Symphony House

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Brief History

A Brief History of the Northern Conservatory of Music, established in 1929, was a state approved, nonprofit, professional school located in Symphony House at 166 Union Street, Bangor, Maine.

Founded as a degree granting college of music for men and women, the Conservatory offered a number of study programs. The Bachelor of Music Degree in Music Education prepared individuals to become music teachers and music supervisors in public schools. The Bachelor of Music Degree in Music Theory required 133 credit hours of instruction for graduation. The Applied Music Program granted a Bachelor of Music Degree with a major in piano, organ, voice, violin, woodwind, brass, or percussion. The Diploma Course granted a similar music degree.

Symphony House, home of the Northern Conservatory of Music, was designed in 1833 by Richard Upjohn, Architect of Trinity Church in New York City. The Greek Revival residence in Bangor was the first commission of Upjohn, who later founded the American Architectural Society. Built in 1843-45 by pioneer Maine lumberman Isaac Farrar. as a present to his second wife, the residence served as the Farrar residence for many years. It was later owned and renovated in Victorian style by Isaac Merrill, founder of the Merrill Trust Company. Under the name Stewart Hall the building became the University of Maine College of Law from 1911-19, as the result of a $20,000 bequest in the will of attorney Levi M. Stewart, a-native of Corinna. Purchased in 1929 by the Bangor Symphony Orchestra, and named Symphony House, the building served as quarters of the Northern Conservatory of Music until the school closed in 1972. Symphony House also accommodated the Music Branch of the Bangor Public Library. The Conservatory building was given to the YWCA by the Curtis Hutchins family in 1973 and placed on the National Register of Historic Places as the Isaac Farrar Mansion. Remodeled and furnished with mid-19th century antiques, the mansion is used for YWCA functions, public exhibits and private receptions.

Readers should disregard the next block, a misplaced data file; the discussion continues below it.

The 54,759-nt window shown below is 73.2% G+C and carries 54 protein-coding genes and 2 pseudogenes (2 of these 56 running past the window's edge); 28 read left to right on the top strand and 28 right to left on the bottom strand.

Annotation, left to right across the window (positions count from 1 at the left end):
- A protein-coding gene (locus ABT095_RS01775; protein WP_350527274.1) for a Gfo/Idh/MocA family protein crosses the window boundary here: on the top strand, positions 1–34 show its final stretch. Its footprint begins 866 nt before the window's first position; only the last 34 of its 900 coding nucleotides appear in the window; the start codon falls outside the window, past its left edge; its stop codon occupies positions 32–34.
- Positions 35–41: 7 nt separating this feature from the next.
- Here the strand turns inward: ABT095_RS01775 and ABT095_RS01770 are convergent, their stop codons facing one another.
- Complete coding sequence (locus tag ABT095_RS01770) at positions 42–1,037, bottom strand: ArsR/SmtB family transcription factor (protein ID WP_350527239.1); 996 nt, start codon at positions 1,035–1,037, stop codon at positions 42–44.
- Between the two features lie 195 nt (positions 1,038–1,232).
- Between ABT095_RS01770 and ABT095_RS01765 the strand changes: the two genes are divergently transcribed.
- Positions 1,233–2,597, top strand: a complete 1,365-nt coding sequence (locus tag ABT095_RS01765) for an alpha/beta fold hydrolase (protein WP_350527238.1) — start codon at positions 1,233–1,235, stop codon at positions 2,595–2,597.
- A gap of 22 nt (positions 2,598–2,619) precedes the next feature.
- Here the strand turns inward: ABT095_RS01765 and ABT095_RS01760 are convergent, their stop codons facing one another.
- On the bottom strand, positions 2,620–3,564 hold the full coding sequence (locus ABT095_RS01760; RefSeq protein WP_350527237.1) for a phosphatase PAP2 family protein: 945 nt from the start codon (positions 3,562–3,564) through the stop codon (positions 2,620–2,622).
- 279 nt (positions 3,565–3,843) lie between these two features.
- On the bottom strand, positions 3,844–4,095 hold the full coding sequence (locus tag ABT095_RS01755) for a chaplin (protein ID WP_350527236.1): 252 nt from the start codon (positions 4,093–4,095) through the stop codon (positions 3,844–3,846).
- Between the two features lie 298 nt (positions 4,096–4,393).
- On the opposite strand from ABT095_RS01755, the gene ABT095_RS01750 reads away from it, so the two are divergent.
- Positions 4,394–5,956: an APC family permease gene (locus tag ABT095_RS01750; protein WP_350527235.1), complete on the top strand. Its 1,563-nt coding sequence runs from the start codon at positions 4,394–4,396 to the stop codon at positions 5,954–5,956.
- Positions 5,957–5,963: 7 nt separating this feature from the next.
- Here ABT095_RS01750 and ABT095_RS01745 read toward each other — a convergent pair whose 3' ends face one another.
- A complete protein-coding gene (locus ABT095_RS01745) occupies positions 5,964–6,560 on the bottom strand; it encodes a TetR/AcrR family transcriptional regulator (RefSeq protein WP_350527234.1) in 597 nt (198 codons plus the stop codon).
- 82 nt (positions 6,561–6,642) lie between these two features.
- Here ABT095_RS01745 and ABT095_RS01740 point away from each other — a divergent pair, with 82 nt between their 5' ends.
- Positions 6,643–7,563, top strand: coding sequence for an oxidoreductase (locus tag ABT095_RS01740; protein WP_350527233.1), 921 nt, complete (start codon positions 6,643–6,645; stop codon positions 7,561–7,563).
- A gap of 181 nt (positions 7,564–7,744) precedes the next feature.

The Conservatory is remembered for its emphasis on small classroom settings and one to one student-teacher instruction, thereby allowing the close interest of faculty members in the individual identity of each student. Phi Delta Omega honor society acknowledged students who attained an A or B grade point average during their first two years at the Conservatory. Student Chapter 428 of the Music Educators National Conference represented the Conservatory at state conventions, programs, and musical demonstrations sponsored by the Maine Music Educators Association. The Conservatory was affiliated with the Bangor Theological Seminary and Husson College in Bangor.

Performing-music groups at the Conservatory included chorus, madrigal singers, concert band, brass ensemble and jazz band. All students were required to register for chorus. Stringed instrument majors played in the Bangor Symphony Orchestra.

Directors of the Conservatory during its 43 year existence included A. Stanley Cayting, 1929-69; Lawrence Siegal, 1969-70; and William R. Mague, 1970-72.

The Northern Conservatory of Music, with an enrollment of 80 students, officially closed after the final graduation ceremony in June 1972, thus ending the mission and proud tradition of the music training school.

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